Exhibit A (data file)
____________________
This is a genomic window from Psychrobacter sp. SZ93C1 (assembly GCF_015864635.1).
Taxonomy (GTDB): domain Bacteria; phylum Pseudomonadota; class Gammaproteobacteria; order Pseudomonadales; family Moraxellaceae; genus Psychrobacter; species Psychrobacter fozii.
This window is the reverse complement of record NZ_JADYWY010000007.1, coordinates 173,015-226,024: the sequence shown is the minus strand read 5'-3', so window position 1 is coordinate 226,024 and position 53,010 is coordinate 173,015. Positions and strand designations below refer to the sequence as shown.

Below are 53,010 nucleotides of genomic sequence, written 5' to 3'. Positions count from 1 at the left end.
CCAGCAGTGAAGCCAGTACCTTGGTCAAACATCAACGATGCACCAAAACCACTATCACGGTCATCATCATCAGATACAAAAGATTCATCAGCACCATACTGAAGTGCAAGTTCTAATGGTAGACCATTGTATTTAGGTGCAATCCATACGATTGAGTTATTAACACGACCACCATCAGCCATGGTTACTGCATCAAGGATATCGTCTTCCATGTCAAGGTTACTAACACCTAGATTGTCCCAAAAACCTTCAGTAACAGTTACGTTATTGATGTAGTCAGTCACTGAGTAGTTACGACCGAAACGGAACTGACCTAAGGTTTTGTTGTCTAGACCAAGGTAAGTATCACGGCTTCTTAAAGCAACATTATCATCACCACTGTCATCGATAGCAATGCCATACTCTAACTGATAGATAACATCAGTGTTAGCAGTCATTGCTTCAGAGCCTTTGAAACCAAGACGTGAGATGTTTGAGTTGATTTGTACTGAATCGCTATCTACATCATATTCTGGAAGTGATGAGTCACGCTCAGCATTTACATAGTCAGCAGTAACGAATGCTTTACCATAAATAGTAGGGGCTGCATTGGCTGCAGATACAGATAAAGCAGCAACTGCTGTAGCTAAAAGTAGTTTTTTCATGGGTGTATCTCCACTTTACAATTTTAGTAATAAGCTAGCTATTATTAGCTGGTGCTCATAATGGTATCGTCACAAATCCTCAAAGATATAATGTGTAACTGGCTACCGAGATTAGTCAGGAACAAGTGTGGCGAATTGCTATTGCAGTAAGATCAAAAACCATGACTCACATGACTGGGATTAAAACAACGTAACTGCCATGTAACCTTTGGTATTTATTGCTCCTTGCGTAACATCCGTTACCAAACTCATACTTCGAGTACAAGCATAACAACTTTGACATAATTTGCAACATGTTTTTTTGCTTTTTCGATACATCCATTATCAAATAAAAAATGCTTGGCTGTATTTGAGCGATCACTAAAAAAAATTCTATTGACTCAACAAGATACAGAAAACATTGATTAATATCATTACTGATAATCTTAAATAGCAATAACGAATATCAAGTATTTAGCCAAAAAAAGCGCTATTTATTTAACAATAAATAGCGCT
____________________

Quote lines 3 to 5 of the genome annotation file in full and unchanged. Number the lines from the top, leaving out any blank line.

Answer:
This window is the reverse complement of record NZ_JADYWY010000007.1, coordinates 173,015-226,024: the sequence shown is the minus strand read 5'-3', so window position 1 is coordinate 226,024 and position 53,010 is coordinate 173,015. Positions and strand designations below refer to the sequence as shown.

Below are 53,010 nucleotides of genomic sequence, written 5' to 3'. Positions count from 1 at the left end.
CCAGCAGTGAAGCCAGTACCTTGGTCAAACATCAACGATGCACCAAAACCACTATCACGGTCATCATCATCAGATACAAAAGATTCATCAGCACCATACTGAAGTGCAAGTTCTAATGGTAGACCATTGTATTTAGGTGCAATCCATACGATTGAGTTATTAACACGACCACCATCAGCCATGGTTACTGCATCAAGGATATCGTCTTCCATGTCAAGGTTACTAACACCTAGATTGTCCCAAAAACCTTCAGTAACAGTTACGTTATTGATGTAGTCAGTCACTGAGTAGTTACGACCGAAACGGAACTGACCTAAGGTTTTGTTGTCTAGACCAAGGTAAGTATCACGGCTTCTTAAAGCAACATTATCATCACCACTGTCATCGATAGCAATGCCATACTCTAACTGATAGATAACATCAGTGTTAGCAGTCATTGCTTCAGAGCCTTTGAAACCAAGACGTGAGATGTTTGAGTTGATTTGTACTGAATCGCTATCTACATCATATTCTGGAAGTGATGAGTCACGCTCAGCATTTACATAGTCAGCAGTAACGAATGCTTTACCATAAATAGTAGGGGCTGCATTGGCTGCAGATACAGATAAAGCAGCAACTGCTGTAGCTAAAAGTAGTTTTTTCATGGGTGTATCTCCACTTTACAATTTTAGTAATAAGCTAGCTATTATTAGCTGGTGCTCATAATGGTATCGTCACAAATCCTCAAAGATATAATGTGTAACTGGCTACCGAGATTAGTCAGGAACAAGTGTGGCGAATTGCTATTGCAGTAAGATCAAAAACCATGACTCACATGACTGGGATTAAAACAACGTAACTGCCATGTAACCTTTGGTATTTATTGCTCCTTGCGTAACATCCGTTACCAAACTCATACTTCGAGTACAAGCATAACAACTTTGACATAATTTGCAACATGTTTTTTTGCTTTTTCGATACATCCATTATCAAATAAAAAATGCTTGGCTGTATTTGAGCGATCACTAAAAAAAATTCTATTGACTCAACAAGATACAGAAAACATTGATTAATATCATTACTGATAATCTTAAATAGCAATAACGAATATCAAGTATTTAGCCAAAAAAAGCGCTATTTATTTAACAATAAATAGCGCT